Page 4735 - Week 13 - Tuesday, 10 November 2009

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installation of solar photovoltaic panels on households here in Canberra, less than nine months after the commencement of the feed-in tariff scheme, the territory has reached the 1,000 mark in terms of the number of solar panel installations in households—a great result for Canberra, a great result for the community and a great result for encouraging the deployment of renewable energy generation here in our city.

Indeed, this goes beyond the projections initially anticipated by the government when the scheme commenced back in March. The government anticipated that in the first 12 months we would see a 90 per cent increase in the number of installations accessing the feed-in tariff, and with four months still to go growth is already at 76 per cent. So, we are very confident that we will see that 90 per cent growth rate met, or indeed exceeded, and that is really a very strong indicator of the community’s willingness to engage in the scheme.

I was delighted to be at the house of Dr Joanna Jones, a resident of Lyons, who has just installed a 3.5 kilowatt system on her garage roof. Her installation was the one thousandth installation for the territory. She is a grandmother, and I spoke to her about what was driving her to install PV in her home. First and foremost, she said, “I am doing this for my grandchildren; I am doing this for my grandchildren’s future because the challenge of climate change is real and we must individually and collectively do as much as we can to tackle it”. She also mentioned that the feed-in tariff was a scheme that she was accessing, and she believed that was important in assisting her being paid back for her investment. This clearly indicates that Canberrans want action. They want action on the ground, and they will embrace and respond to measures that this government puts in place to respond to these challenges.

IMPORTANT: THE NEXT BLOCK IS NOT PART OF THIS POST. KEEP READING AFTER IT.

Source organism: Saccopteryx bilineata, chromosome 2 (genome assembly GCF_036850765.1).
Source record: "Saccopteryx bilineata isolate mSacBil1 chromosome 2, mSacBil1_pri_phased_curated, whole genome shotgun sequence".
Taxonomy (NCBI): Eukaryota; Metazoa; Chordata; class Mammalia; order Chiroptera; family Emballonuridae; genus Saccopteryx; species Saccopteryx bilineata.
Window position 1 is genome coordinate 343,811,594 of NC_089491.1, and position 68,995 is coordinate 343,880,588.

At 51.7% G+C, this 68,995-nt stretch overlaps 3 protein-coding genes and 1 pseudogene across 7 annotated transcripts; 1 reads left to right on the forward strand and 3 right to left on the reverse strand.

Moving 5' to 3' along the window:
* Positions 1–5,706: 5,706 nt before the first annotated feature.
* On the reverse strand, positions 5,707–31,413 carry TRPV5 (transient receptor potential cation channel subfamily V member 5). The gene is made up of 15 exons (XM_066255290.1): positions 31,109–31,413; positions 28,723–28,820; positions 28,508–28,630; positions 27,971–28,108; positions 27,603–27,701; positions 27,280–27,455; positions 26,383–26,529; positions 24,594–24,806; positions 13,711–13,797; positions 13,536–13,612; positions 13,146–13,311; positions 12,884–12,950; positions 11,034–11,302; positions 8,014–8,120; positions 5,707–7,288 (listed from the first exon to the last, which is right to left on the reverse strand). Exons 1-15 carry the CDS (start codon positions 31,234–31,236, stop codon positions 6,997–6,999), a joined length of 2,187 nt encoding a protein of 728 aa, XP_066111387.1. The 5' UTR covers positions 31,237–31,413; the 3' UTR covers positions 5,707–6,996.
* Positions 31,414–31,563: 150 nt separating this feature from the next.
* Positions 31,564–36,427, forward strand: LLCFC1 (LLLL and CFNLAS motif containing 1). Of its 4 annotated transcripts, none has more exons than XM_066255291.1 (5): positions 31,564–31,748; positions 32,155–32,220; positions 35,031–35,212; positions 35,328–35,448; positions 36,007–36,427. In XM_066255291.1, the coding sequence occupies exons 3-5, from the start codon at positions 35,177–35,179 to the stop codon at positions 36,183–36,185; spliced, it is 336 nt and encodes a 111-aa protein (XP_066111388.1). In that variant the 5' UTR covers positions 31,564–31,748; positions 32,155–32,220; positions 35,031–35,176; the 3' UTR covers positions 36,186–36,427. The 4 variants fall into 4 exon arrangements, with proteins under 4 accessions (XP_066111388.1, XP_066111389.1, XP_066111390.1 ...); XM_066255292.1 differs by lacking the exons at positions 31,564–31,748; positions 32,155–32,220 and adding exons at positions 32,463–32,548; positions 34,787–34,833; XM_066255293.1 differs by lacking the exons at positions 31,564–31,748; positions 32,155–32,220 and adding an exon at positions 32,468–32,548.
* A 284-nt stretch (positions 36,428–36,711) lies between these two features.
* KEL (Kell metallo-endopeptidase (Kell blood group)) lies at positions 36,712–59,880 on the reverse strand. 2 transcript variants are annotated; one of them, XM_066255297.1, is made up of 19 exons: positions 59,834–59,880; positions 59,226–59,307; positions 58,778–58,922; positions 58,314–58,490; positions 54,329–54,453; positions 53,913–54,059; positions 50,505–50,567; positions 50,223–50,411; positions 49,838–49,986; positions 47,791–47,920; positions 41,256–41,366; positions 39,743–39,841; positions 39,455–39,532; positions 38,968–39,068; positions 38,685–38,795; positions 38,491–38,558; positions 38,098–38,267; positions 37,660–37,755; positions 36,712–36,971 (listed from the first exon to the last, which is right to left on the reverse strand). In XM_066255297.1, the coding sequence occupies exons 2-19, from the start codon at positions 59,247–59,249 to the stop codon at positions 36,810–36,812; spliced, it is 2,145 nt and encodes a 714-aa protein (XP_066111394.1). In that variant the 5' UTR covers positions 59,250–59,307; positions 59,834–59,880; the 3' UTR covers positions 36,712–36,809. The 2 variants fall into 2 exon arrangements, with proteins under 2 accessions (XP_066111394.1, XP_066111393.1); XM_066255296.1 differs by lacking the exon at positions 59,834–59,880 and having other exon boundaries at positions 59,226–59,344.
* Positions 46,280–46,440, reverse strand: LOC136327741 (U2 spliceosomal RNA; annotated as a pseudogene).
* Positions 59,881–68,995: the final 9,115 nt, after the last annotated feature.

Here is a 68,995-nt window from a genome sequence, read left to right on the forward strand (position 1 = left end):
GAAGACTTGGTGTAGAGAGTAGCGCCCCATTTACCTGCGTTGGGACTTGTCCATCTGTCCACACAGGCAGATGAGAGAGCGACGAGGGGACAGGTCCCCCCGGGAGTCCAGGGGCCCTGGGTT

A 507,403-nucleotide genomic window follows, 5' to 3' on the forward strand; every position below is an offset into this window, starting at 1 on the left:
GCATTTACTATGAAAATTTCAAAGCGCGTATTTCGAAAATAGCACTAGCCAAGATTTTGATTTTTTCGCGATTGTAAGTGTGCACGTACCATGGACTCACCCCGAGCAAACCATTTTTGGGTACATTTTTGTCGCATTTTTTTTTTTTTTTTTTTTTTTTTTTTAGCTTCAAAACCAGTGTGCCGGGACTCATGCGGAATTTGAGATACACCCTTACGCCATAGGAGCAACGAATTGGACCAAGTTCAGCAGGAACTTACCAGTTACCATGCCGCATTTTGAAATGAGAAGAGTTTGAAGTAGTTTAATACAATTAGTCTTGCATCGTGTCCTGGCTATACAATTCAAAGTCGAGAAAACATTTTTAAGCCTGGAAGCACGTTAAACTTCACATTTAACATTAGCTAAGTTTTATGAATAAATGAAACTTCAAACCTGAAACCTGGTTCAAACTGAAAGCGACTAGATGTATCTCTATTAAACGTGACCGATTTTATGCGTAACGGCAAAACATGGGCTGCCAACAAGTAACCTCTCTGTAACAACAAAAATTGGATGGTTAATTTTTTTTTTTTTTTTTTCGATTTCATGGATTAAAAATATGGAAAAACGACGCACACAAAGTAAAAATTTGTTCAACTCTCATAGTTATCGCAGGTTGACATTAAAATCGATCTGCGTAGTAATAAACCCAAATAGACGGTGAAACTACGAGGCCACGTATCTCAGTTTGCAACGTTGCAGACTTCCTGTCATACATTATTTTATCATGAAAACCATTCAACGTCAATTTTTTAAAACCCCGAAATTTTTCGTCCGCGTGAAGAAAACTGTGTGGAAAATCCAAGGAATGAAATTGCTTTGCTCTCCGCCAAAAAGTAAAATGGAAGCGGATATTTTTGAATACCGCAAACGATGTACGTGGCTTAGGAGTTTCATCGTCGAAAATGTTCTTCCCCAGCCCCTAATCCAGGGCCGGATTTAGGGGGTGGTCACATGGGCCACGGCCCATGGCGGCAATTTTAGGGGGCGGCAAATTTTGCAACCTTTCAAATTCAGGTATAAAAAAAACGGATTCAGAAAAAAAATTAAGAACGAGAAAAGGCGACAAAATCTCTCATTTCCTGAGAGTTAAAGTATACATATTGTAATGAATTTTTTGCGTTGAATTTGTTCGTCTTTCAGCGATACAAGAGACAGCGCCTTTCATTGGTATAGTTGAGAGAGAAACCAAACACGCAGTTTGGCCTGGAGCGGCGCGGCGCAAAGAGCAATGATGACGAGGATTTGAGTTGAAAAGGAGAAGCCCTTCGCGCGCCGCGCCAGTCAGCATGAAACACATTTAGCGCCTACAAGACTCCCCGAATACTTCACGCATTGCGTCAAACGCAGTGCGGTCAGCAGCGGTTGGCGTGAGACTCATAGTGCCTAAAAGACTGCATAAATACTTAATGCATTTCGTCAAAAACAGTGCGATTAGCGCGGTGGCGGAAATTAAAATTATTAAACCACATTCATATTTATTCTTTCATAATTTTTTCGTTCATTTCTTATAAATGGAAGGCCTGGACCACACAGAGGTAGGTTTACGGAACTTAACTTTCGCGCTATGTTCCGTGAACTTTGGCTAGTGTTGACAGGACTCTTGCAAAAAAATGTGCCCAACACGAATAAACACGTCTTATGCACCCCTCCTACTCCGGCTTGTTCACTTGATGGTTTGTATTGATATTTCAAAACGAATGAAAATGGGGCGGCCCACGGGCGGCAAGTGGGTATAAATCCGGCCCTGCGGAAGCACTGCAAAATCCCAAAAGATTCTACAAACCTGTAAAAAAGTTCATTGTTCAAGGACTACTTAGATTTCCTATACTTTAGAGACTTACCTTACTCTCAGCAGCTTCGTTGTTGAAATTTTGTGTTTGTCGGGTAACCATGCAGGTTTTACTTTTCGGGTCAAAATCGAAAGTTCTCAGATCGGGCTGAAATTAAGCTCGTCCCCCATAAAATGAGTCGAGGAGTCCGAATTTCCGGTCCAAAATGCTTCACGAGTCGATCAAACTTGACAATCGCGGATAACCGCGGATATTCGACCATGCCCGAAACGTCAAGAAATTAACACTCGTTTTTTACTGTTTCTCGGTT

I am delighted to see the take-up rates that we have seen to date. The September quarter report, which I have received from our electricity utility, has highlighted that take-up rates for the scheme have been strongest in a range of suburbs, including Kambah, Curtin, Ainslie and Campbell. What is also particularly interesting is that as of today I notice that the New South Wales government has agreed that they would introduce a gross feed-in tariff for their state. Whilst details are yet to be confirmed, it is pleasing to see that New South Wales is following the ACT’s lead, following the leadership provided by the Labor Party and by Mick Gentleman as the member who initially proposed the legislation in this place, and introducing a feed-in tariff for their state as well and introducing a gross scheme the same as this place chose.

The only people in Canberra who do not like the feed-in tariff are those opposite. They voted in favour of the scheme, but in recent times they have chosen to bag it, to denigrate it and say it is not a worthwhile initiative. Go and tell that to Dr Joanna Jones of Lyons. That is what I say to them: go and tell it to Dr Joanna Jones of Lyons and the 1,000 other households in the ACT who have put PV on their roofs.

MR SPEAKER: Ms Porter, a supplementary?

MS PORTER: Thank you, Mr Speaker. Minister, what preparations are being undertaken to expand the feed-in tariff in the ACT?

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